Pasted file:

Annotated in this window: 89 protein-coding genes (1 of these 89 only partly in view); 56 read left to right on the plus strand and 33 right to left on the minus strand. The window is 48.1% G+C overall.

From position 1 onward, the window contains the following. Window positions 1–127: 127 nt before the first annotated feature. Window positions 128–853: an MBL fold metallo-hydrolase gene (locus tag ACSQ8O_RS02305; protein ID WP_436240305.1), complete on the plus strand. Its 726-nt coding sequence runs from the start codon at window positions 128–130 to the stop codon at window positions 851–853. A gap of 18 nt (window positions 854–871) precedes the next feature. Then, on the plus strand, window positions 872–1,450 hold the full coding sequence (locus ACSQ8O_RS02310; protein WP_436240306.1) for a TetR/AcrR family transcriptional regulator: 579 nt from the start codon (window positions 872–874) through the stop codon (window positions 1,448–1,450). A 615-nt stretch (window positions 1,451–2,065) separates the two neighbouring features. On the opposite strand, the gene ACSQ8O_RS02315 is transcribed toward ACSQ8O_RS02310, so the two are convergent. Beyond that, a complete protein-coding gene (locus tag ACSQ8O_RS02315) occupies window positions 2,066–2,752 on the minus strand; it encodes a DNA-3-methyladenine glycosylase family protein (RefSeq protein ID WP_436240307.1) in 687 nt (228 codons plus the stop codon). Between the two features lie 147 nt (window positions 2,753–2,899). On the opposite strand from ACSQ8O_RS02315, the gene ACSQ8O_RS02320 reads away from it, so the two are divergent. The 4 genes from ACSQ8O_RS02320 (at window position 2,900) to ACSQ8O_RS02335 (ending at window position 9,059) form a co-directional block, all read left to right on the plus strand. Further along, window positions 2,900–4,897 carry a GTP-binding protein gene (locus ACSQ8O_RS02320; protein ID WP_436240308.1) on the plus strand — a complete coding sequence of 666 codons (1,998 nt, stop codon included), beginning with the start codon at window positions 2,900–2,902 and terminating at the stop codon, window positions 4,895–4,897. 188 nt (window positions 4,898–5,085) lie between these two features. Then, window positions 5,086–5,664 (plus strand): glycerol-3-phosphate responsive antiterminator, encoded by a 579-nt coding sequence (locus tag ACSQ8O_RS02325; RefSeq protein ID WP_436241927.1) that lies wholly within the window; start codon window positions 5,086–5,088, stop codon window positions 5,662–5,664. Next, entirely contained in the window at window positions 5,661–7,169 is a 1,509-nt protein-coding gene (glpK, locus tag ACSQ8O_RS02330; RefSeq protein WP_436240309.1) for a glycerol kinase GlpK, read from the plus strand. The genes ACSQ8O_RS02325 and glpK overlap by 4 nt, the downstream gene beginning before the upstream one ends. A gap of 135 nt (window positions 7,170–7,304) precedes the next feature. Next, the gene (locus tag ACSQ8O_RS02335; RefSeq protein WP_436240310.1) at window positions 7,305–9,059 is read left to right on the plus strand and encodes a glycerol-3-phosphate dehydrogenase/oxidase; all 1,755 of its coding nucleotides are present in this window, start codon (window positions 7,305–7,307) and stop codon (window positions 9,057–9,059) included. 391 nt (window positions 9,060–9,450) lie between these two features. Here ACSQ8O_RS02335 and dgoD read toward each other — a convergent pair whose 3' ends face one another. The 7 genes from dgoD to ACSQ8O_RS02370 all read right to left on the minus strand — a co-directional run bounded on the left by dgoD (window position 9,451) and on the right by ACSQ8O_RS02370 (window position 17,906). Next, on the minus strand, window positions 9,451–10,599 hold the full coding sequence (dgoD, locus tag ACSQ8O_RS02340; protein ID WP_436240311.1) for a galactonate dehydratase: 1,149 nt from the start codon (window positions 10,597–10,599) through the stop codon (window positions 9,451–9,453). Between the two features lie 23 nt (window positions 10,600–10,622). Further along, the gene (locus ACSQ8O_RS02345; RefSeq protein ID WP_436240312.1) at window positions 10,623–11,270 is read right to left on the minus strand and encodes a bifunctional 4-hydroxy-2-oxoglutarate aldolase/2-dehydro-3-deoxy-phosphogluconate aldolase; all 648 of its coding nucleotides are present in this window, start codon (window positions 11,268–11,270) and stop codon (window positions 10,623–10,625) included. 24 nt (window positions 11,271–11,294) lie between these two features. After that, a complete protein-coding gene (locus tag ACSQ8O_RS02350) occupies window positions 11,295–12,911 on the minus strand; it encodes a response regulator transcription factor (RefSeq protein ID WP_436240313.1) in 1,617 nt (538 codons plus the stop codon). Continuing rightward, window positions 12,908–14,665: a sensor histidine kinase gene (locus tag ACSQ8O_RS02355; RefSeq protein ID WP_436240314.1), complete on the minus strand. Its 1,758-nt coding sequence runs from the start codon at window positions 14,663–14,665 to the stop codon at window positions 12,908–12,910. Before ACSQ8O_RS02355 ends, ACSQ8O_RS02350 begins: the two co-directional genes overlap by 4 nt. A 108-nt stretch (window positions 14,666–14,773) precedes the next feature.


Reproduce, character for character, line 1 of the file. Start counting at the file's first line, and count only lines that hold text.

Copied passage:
Annotated in this window: 89 protein-coding genes (1 of these 89 only partly in view); 56 read left to right on the plus strand and 33 right to left on the minus strand. The window is 48.1% G+C overall.